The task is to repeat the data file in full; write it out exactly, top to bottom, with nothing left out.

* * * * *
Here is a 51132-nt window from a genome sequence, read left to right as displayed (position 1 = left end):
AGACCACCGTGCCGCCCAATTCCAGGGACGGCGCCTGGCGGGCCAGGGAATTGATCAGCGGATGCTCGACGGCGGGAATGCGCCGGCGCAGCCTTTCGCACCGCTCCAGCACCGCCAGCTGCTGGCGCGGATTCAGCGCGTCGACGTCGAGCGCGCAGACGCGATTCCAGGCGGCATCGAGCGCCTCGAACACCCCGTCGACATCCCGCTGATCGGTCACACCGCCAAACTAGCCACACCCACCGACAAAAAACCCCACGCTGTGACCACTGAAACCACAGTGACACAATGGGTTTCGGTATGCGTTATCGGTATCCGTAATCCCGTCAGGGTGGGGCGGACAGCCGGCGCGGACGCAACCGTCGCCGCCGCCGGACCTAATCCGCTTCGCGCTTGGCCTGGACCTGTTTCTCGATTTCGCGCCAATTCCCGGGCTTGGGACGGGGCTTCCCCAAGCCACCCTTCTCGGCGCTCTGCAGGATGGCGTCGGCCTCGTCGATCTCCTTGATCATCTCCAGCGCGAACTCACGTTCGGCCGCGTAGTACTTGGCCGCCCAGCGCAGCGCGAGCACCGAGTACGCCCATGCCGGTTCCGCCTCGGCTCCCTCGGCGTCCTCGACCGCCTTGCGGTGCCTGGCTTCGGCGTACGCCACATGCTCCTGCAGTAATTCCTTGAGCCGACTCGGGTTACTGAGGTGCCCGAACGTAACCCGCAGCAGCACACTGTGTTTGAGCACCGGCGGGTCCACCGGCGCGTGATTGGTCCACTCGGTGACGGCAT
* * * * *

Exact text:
Here is a 51132-nt window from a genome sequence, read left to right as displayed (position 1 = left end):
AGACCACCGTGCCGCCCAATTCCAGGGACGGCGCCTGGCGGGCCAGGGAATTGATCAGCGGATGCTCGACGGCGGGAATGCGCCGGCGCAGCCTTTCGCACCGCTCCAGCACCGCCAGCTGCTGGCGCGGATTCAGCGCGTCGACGTCGAGCGCGCAGACGCGATTCCAGGCGGCATCGAGCGCCTCGAACACCCCGTCGACATCCCGCTGATCGGTCACACCGCCAAACTAGCCACACCCACCGACAAAAAACCCCACGCTGTGACCACTGAAACCACAGTGACACAATGGGTTTCGGTATGCGTTATCGGTATCCGTAATCCCGTCAGGGTGGGGCGGACAGCCGGCGCGGACGCAACCGTCGCCGCCGCCGGACCTAATCCGCTTCGCGCTTGGCCTGGACCTGTTTCTCGATTTCGCGCCAATTCCCGGGCTTGGGACGGGGCTTCCCCAAGCCACCCTTCTCGGCGCTCTGCAGGATGGCGTCGGCCTCGTCGATCTCCTTGATCATCTCCAGCGCGAACTCACGTTCGGCCGCGTAGTACTTGGCCGCCCAGCGCAGCGCGAGCACCGAGTACGCCCATGCCGGTTCCGCCTCGGCTCCCTCGGCGTCCTCGACCGCCTTGCGGTGCCTGGCTTCGGCGTACGCCACATGCTCCTGCAGTAATTCCTTGAGCCGACTCGGGTTACTGAGGTGCCCGAACGTAACCCGCAGCAGCACACTGTGTTTGAGCACCGGCGGGTCCACCGGCGCGTGATTGGTCCACTCGGTGACGGCAT